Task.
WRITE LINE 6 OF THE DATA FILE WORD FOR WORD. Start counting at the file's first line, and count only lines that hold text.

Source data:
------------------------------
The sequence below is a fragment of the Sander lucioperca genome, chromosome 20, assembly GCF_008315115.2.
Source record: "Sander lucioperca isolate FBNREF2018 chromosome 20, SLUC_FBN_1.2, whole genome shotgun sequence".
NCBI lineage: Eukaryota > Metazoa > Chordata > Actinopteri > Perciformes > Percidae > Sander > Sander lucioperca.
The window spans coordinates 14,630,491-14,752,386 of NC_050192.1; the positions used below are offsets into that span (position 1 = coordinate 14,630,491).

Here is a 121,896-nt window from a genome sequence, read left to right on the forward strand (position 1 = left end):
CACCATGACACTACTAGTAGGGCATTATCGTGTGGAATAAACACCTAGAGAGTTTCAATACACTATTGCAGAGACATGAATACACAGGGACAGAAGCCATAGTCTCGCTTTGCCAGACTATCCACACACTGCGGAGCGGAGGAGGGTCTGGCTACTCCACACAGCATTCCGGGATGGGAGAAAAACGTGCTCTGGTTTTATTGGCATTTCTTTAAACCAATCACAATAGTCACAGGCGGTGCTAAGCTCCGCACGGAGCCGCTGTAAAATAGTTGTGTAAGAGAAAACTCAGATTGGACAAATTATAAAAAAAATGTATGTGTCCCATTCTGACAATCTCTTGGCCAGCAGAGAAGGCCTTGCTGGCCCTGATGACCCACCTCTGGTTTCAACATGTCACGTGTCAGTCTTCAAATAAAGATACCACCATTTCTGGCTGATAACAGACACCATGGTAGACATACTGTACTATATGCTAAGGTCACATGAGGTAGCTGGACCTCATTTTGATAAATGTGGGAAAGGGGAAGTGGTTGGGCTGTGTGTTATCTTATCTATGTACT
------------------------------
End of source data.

CACCATGACACTACTAGTAGGGCATTATCGTGTGGAATAAACACCTAGAGAGTTTCAATACACTATTGCAGAGACATGAATACACAGGGACAGAAGCCATAGTCTCGCTTTGCCAGACTATCCACACACTGCGGAGCGGAGGAGGGTCTGGCTACTCCACACAGCATTCCGGGATGGGAGAAAAACGTGCTCTGGTTTTATTGGCATTTCTTTAAACCAATCACAATAGTCACAGGCGGTGCTAAGCTCCGCACGGAGCCGCTGTAAAATAGTTGTGTAAGAGAAAACTCAGATTGGACAAATTATAAAAAAAATGTATGTGTCCCATTCTGACAATCTCTTGGCCAGCAGAGAAGGCCTTGCTGGCCCTGATGACCCACCTCTGGTTTCAACATGTCACGTGTCAGTCTTCAAATAAAGATACCACCATTTCTGGCTGATAACAGACACCATGGTAGACATACTGTACTATATGCTAAGGTCACATGAGGTAGCTGGACCTCATTTTGATAAATGTGGGAAAGGGGAAGTGGTTGGGCTGTGTGTTATCTTATCTATGTACT